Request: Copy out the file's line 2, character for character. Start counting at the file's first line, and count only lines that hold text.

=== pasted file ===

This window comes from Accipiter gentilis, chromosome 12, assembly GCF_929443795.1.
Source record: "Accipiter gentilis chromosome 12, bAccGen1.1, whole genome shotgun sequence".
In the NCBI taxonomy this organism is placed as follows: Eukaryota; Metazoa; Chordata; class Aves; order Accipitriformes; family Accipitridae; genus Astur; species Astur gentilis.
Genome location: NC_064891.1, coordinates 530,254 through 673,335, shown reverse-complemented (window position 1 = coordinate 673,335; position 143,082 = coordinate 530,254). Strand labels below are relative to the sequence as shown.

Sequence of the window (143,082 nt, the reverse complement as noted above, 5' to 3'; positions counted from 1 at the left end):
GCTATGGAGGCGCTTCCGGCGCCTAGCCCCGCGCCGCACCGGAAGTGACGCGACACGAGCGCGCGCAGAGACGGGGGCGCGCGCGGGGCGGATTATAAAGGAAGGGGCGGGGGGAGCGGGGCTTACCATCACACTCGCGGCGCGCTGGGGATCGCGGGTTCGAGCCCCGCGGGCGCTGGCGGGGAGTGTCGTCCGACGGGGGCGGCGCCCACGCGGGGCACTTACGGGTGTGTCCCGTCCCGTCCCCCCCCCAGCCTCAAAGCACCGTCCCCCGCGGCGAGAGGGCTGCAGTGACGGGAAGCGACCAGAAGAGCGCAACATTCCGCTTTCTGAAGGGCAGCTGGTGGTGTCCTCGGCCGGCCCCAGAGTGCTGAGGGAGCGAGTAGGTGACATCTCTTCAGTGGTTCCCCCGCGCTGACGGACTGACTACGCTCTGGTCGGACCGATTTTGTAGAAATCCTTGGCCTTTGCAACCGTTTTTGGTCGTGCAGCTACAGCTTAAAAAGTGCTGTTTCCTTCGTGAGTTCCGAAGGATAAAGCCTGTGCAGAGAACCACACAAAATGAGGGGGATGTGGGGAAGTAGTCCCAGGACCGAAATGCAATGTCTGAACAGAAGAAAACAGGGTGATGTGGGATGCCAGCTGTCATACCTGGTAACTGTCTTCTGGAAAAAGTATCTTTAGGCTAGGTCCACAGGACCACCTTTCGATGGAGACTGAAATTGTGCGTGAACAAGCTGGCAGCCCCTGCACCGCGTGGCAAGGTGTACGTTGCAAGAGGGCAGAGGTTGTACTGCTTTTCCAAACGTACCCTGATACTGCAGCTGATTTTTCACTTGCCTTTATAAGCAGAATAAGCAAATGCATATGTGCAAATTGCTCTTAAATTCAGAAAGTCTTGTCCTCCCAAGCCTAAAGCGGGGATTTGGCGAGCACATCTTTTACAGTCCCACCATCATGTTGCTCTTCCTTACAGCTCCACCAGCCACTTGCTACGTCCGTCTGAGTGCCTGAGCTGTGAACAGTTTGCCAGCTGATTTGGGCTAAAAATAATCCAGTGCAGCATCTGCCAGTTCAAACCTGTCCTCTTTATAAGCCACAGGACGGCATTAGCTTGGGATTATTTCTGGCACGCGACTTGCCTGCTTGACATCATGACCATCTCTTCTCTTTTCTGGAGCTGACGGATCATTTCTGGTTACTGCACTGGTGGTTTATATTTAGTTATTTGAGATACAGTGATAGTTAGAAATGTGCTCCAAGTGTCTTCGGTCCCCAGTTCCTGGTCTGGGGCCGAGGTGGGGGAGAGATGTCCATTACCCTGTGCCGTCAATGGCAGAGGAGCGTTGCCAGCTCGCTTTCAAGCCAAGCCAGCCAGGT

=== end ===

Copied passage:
Source record: "Accipiter gentilis chromosome 12, bAccGen1.1, whole genome shotgun sequence".